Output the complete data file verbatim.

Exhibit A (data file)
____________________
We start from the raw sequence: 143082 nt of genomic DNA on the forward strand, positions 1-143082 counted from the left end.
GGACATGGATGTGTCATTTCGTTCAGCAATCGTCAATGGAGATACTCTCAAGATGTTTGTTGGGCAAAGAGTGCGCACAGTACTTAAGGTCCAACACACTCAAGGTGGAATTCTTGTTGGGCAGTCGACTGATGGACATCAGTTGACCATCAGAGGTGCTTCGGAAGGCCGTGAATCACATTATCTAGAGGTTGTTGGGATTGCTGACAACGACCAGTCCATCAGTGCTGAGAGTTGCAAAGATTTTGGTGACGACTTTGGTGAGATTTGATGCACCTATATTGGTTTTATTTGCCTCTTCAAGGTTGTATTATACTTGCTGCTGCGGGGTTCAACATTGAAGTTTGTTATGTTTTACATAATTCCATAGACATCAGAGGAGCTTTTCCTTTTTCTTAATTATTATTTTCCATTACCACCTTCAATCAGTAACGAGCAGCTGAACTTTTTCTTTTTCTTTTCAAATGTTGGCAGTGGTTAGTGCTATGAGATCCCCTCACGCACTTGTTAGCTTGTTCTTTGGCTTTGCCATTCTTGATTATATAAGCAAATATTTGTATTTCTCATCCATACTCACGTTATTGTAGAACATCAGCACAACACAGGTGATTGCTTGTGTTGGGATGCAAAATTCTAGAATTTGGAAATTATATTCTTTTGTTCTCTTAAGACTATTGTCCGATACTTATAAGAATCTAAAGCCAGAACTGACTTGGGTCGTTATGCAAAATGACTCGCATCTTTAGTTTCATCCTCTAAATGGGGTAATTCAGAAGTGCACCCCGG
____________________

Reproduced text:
We start from the raw sequence: 143082 nt of genomic DNA on the forward strand, positions 1-143082 counted from the left end.
GGACATGGATGTGTCATTTCGTTCAGCAATCGTCAATGGAGATACTCTCAAGATGTTTGTTGGGCAAAGAGTGCGCACAGTACTTAAGGTCCAACACACTCAAGGTGGAATTCTTGTTGGGCAGTCGACTGATGGACATCAGTTGACCATCAGAGGTGCTTCGGAAGGCCGTGAATCACATTATCTAGAGGTTGTTGGGATTGCTGACAACGACCAGTCCATCAGTGCTGAGAGTTGCAAAGATTTTGGTGACGACTTTGGTGAGATTTGATGCACCTATATTGGTTTTATTTGCCTCTTCAAGGTTGTATTATACTTGCTGCTGCGGGGTTCAACATTGAAGTTTGTTATGTTTTACATAATTCCATAGACATCAGAGGAGCTTTTCCTTTTTCTTAATTATTATTTTCCATTACCACCTTCAATCAGTAACGAGCAGCTGAACTTTTTCTTTTTCTTTTCAAATGTTGGCAGTGGTTAGTGCTATGAGATCCCCTCACGCACTTGTTAGCTTGTTCTTTGGCTTTGCCATTCTTGATTATATAAGCAAATATTTGTATTTCTCATCCATACTCACGTTATTGTAGAACATCAGCACAACACAGGTGATTGCTTGTGTTGGGATGCAAAATTCTAGAATTTGGAAATTATATTCTTTTGTTCTCTTAAGACTATTGTCCGATACTTATAAGAATCTAAAGCCAGAACTGACTTGGGTCGTTATGCAAAATGACTCGCATCTTTAGTTTCATCCTCTAAATGGGGTAATTCAGAAGTGCACCCCGG